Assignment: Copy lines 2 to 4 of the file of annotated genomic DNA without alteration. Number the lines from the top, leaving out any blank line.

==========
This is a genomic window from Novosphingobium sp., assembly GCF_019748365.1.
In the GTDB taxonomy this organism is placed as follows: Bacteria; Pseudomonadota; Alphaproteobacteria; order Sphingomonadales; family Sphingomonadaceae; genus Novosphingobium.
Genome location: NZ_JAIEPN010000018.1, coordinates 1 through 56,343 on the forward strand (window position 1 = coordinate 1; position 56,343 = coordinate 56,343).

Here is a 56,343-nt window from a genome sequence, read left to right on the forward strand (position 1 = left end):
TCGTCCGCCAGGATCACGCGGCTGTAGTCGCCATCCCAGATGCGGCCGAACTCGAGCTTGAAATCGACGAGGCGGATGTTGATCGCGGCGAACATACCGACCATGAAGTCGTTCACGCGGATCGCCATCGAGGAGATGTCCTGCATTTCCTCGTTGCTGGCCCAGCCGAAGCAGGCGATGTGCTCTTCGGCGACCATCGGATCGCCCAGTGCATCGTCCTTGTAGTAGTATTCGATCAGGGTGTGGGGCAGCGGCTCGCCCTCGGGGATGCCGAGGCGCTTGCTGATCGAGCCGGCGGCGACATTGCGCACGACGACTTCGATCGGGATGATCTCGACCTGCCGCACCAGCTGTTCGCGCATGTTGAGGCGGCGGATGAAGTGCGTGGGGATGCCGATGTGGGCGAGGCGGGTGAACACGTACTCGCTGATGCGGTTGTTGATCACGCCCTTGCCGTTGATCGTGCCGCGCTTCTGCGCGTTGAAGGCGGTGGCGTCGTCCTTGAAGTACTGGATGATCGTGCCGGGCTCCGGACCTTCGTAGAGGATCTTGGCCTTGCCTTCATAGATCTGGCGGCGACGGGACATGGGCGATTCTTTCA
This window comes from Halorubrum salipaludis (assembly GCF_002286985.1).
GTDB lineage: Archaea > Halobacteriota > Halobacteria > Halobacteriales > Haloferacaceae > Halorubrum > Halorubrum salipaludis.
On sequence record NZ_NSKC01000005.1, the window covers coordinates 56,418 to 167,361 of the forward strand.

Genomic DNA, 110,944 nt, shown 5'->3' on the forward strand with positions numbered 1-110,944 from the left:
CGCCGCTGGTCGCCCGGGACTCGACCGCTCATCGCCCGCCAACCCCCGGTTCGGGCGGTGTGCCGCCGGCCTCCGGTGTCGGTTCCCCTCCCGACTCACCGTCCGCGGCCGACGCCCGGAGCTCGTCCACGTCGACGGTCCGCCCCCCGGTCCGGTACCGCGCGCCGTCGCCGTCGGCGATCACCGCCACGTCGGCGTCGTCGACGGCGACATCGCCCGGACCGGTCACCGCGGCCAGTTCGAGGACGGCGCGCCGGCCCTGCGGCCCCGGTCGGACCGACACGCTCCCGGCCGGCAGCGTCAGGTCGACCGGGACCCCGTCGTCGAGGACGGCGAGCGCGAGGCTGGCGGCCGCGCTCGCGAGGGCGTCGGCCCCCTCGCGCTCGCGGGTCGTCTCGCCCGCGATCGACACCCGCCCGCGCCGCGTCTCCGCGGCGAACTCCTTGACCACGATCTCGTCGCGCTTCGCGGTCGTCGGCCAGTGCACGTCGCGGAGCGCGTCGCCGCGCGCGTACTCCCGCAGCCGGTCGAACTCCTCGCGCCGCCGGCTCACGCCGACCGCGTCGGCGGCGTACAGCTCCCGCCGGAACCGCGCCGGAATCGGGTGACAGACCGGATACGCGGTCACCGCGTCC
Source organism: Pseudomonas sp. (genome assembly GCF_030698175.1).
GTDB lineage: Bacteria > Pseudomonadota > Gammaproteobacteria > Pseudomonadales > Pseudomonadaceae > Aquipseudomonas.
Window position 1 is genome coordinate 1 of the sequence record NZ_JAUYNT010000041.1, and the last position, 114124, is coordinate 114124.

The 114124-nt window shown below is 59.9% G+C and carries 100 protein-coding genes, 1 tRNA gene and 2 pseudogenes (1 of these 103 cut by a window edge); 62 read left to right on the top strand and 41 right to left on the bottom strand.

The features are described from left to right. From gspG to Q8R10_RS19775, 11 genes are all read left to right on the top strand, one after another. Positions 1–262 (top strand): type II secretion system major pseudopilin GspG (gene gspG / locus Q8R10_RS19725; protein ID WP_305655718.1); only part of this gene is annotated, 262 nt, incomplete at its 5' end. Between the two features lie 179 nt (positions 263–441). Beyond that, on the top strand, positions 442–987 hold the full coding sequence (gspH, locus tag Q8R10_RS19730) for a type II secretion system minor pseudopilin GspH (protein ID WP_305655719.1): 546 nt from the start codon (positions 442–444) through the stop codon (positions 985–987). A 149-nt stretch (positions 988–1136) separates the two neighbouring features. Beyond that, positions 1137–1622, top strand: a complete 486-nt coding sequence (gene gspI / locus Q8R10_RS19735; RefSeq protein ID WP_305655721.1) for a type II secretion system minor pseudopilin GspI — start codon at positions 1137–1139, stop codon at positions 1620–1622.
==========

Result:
In the GTDB taxonomy this organism is placed as follows: Bacteria; Pseudomonadota; Alphaproteobacteria; order Sphingomonadales; family Sphingomonadaceae; genus Novosphingobium.
Genome location: NZ_JAIEPN010000018.1, coordinates 1 through 56,343 on the forward strand (window position 1 = coordinate 1; position 56,343 = coordinate 56,343).

Here is a 56,343-nt window from a genome sequence, read left to right on the forward strand (position 1 = left end):